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Eur Neurol. 1992;32(3):177-84.

A study to compare oral sumatriptan with oral aspirin plus oral metoclopramide in the acute treatment of migraine. The Oral Sumatriptan and Aspirin plus Metoclopramide Comparative Study Group.

[No authors listed]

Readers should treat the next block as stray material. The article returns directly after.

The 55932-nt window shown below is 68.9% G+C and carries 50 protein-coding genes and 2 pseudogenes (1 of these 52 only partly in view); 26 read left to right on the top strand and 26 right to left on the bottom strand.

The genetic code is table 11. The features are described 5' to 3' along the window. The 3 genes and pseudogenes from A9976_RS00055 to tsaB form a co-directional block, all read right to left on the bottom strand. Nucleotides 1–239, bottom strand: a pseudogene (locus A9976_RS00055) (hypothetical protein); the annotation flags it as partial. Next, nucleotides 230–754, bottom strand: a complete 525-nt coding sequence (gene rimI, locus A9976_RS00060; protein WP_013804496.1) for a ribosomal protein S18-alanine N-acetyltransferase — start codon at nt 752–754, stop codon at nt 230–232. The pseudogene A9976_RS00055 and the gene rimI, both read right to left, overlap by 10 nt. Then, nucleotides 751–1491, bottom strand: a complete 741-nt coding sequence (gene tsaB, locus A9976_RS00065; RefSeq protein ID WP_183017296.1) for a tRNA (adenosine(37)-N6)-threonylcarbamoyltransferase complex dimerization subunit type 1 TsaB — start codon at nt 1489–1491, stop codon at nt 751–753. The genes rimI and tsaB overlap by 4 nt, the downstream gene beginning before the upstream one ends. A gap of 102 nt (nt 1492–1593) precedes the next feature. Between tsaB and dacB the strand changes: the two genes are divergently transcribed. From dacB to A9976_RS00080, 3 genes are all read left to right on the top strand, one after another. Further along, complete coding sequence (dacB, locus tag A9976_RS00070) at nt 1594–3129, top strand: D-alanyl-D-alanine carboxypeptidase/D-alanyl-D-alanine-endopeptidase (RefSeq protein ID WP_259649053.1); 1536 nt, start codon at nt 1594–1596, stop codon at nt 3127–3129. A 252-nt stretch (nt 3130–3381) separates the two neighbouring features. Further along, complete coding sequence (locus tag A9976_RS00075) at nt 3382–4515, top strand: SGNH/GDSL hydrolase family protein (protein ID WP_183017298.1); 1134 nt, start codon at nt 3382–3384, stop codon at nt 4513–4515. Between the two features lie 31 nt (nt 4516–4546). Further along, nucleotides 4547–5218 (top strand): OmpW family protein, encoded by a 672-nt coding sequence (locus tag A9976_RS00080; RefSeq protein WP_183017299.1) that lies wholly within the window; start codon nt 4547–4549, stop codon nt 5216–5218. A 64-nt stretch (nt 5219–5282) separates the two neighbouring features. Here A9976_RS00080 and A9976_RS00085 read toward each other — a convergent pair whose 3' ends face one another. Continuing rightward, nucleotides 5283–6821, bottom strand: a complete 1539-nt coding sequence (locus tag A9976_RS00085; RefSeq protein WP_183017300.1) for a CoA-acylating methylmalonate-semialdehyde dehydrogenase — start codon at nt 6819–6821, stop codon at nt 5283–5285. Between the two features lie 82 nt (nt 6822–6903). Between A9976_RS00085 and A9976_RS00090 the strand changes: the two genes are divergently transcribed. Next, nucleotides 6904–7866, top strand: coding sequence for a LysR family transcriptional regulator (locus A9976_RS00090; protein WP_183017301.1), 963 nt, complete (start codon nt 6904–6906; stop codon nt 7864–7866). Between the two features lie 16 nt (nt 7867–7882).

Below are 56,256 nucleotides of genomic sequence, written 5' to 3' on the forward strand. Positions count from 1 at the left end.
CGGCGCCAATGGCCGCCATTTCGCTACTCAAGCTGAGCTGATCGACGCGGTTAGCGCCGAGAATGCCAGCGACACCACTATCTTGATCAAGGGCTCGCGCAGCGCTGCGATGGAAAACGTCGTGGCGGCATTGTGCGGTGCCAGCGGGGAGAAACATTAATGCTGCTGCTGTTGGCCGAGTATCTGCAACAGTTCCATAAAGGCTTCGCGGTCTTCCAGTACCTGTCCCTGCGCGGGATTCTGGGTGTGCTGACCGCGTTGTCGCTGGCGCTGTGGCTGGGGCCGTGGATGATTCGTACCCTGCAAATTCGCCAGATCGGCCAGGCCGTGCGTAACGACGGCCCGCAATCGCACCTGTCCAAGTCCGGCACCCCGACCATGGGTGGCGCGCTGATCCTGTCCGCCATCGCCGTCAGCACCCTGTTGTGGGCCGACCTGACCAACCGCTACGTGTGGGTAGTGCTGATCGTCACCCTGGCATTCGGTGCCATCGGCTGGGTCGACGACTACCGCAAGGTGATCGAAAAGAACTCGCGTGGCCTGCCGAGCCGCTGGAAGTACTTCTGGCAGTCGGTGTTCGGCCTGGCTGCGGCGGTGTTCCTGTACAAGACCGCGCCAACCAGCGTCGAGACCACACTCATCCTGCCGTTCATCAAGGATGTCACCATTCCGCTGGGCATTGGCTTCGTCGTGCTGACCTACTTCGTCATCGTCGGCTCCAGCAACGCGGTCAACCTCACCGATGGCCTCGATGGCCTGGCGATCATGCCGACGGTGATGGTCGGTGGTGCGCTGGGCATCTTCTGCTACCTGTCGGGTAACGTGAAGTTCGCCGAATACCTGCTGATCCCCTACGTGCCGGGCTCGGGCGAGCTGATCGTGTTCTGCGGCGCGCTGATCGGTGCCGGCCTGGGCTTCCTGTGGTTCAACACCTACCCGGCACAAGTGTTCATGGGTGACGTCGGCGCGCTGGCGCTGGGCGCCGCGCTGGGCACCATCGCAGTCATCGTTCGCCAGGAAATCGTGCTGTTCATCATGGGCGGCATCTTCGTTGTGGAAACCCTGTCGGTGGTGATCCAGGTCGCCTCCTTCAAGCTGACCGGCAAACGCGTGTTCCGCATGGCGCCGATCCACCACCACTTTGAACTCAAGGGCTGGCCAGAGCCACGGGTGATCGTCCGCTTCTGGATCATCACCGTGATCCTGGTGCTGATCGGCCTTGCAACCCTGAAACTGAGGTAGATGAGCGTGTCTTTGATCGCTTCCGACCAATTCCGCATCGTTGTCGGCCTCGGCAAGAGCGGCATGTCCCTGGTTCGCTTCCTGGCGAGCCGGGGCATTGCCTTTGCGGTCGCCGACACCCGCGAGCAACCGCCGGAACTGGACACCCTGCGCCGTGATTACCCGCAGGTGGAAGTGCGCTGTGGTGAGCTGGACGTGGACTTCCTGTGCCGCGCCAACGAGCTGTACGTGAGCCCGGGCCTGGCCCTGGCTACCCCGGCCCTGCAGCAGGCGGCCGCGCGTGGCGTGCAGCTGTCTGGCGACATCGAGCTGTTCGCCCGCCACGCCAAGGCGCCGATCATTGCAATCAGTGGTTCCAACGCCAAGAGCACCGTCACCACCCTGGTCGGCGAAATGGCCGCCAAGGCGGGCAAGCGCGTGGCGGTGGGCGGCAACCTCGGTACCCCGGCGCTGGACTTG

In a double-blind, placebo-controlled study, the efficacy, safety and tolerability of 100 mg oral sumatriptan, given as a dispersible tablet, was compared with that of 900 mg oral aspirin plus 10 mg oral metoclopramide in the acute treatment of migraine. A total of 358 patients treated up to three migraine attacks within 3 months, recording clinical information on a diary card. In attack 1, headache relief after 2 h, defined as a reduction in severity from severe or moderate pain to mild or no pain, was recorded in 56% (74/133) of patients who took sumatriptan and 45% (62/138) of patients who took aspirin plus metoclopramide (p = 0.078). This analysis of the primary efficacy end point was not statistically significant. However, for attacks 2 and 3 (secondary end points), headache relief was achieved in 58 versus 36% of patients (p = 0.001) and 65 versus 34% of patients (p less than 0.001), respectively. Relief from nausea, vomiting, photophobia and phonophobia was similar in both treatment groups. Rescue medication was required by fewer patients treated with sumatriptan than by those who received aspirin plus metoclopramide (attack 1, 34 versus 56%, p less than 0.001; attack 2, 32 versus 51%, p = 0.001, and attack 3, 35 versus 54%, p = 0.001). Sumatriptan also produced a faster improvement and resolution of migraine attacks. Comparing the sumatriptan and aspirin plus metoclopramide treatment groups, complete resolution of the attack occurred within 6 h in 32 versus 19% (attack 1), 35 versus 23% (attack 2) and 32 versus 20% of patients (attack 3).(ABSTRACT TRUNCATED AT 250 WORDS).

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